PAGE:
Many of you have heard of Ancestry.com. This is a website that provides a service for anyone to track their family history in America. You can find out where you came from and how your family has developed over the years. It can be a source of significant encouragement. Why is that? Because we are wired to find our identity in historical events that help us know who we are today. We get a sense of pride when we learn how our ancestors came from nothing and developed that into something.
But when you’re black, the further back in history you go, the more ashamed, angry, and hurt you become. The pain of slavery can be too much to bear, especially when you find out that your last name was given to you based on who owned your family.
It can be painful, when you’re black, to not have confidence in your history. In fact, black people are the only people who try to redefine themselves every generation because our history is too painful to find a firm identity in. We change what it means to black all the time, hoping to find something that we can stick with. But it never does.
We try to distance ourselves from the legalized injustices of history. For this reason, I rarely meet someone black who would love to go back in time and see some historical event. Because depending on what year it was, we might see the most painful things we could ever imagine. Or worse, get caught and be thrown into slavery.
Believe me, we try to get over it. But every time a black man is killed by a white person (especially male, especially law enforcement) it throws us back to the days when white men could kill black men (and women) without any penalty. I’m not saying this thinking is right, I’m just saying that it’s real. And if you think I’m overstating the issue, ask anyone who is Jewish, how they feel when they hear that a German killed someone Jewish.
And again, I am oversimplifying the issue to make the point. All black people don’t feel this way, and all white people don’t act this way. There is much to be proud if you are black. We have made tremendous contributions to the health and stability of this nation. And we do have a rich history of perseverance, achievement against the odds, and demonstrated dignity. But, there is a significant reality, even among believers, that it can be painful to have the kind of history we have in this country. And painful for both black and white people.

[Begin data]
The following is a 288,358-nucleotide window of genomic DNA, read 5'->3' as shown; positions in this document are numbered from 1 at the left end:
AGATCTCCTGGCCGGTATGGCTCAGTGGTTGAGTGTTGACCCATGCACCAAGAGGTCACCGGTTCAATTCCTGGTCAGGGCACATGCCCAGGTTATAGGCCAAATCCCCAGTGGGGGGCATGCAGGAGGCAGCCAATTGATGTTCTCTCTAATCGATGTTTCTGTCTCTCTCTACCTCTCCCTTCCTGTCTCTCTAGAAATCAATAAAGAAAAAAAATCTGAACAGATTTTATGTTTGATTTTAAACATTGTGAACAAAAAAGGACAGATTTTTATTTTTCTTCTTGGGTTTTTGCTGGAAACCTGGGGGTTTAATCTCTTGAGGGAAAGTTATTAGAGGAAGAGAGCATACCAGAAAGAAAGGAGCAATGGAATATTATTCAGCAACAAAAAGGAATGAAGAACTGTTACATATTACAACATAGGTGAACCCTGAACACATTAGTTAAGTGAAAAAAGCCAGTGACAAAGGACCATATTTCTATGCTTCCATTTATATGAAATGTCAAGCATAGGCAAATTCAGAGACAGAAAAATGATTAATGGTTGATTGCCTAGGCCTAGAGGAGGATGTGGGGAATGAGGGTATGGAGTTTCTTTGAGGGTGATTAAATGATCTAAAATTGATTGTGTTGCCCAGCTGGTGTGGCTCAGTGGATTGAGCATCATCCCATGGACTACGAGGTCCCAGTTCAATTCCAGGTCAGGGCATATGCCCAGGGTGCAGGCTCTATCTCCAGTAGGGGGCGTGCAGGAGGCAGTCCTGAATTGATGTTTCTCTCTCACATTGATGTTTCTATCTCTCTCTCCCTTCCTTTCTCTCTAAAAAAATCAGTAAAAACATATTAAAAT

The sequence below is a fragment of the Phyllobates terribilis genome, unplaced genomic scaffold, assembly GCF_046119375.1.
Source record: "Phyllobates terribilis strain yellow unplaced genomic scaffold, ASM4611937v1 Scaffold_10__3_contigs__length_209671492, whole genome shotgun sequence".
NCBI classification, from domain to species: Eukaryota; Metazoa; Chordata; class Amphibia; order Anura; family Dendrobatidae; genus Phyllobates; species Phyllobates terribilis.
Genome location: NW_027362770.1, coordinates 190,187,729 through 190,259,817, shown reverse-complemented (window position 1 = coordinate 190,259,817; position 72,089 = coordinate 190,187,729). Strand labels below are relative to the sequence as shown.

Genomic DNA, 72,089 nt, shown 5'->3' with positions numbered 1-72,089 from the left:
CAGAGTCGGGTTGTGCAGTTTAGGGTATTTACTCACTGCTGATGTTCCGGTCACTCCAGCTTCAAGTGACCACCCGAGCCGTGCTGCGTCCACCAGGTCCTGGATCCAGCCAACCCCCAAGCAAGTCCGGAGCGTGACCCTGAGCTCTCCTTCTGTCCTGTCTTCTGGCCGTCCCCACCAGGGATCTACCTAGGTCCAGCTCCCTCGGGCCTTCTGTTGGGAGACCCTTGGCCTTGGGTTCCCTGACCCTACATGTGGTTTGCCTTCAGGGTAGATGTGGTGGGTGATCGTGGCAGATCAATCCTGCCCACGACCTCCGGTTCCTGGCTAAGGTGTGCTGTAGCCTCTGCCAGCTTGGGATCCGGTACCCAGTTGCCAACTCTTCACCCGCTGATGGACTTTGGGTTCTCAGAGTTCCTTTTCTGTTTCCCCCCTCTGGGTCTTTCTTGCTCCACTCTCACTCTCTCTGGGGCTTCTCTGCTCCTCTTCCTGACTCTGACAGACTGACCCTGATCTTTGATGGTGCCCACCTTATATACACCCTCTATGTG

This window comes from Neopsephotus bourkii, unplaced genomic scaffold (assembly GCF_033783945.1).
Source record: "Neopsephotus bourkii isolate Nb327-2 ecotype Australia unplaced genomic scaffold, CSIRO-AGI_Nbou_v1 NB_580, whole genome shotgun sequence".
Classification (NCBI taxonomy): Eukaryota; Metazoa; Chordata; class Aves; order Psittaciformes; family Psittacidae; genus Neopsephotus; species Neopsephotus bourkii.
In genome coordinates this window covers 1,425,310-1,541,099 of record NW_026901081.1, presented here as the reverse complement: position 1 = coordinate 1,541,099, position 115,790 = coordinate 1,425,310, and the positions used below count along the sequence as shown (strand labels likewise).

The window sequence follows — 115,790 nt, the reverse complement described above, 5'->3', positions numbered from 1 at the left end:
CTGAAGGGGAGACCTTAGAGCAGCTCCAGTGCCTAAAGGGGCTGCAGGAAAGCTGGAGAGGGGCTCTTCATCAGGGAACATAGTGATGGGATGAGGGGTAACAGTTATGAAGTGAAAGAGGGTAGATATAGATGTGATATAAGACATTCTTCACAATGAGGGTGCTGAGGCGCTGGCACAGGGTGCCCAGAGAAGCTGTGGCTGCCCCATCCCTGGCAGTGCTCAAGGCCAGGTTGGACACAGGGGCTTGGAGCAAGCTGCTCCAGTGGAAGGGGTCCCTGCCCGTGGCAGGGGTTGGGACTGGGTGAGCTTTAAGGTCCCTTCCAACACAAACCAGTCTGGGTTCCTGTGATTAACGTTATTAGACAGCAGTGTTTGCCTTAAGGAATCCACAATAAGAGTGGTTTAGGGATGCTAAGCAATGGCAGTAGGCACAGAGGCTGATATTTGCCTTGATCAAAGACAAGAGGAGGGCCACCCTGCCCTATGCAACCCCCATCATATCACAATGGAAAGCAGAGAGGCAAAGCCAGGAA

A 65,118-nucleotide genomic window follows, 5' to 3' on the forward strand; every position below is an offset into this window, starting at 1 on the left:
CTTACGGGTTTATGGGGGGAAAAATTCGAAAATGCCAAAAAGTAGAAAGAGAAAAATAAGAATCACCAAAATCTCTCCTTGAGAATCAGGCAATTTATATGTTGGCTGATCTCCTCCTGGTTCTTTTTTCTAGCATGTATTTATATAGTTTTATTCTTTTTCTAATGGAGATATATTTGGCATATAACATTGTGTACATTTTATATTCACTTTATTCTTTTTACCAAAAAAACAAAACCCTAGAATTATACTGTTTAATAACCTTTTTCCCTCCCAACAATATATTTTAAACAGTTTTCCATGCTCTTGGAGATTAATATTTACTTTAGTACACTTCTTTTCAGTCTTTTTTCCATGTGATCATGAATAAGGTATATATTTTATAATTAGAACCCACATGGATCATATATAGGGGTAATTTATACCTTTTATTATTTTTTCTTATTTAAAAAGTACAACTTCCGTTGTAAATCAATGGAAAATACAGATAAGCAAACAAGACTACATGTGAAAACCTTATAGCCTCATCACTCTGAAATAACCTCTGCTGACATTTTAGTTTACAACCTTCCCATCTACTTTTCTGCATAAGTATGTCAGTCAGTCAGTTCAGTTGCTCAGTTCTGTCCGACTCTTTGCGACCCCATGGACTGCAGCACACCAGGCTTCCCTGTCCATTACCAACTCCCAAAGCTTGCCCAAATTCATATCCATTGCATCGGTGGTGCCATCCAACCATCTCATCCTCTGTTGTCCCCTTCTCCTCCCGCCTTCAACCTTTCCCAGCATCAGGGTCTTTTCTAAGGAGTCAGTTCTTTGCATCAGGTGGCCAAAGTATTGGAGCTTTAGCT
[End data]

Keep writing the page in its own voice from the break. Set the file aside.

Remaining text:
One of the best ways to not be wise in our own eyes is to remember that our identity, is not rooted in black history or American history, but in redemptive history. God had given us an identity with historical roots that go much deeper than the few hundred years that America has existed. Our identity is found in Christ as a man, Christ at the cross, and Christ resurrected. I am not the descendant of a slave owner. I am a descendant of Abraham, a child of the promise, a co-heir with Christ, awaiting the eternal blessings that come with faith in Him. This doesn’t mean that I forget about what’s happening or about what has happened, it just means that my identity is not ultimately rooted in it. And I can respond in ways that supercede my natural responses of anger and blame.
The next Ferguson is coming, and when it does, we can weep with those who weep, and resist the temptation to be wise in our own eyes. If we can do these two things first, we can make a real difference in the world as we persevere until the Lord comes back for us.
If you are interested, you can listen to the sermon I preached at my church on this back in November.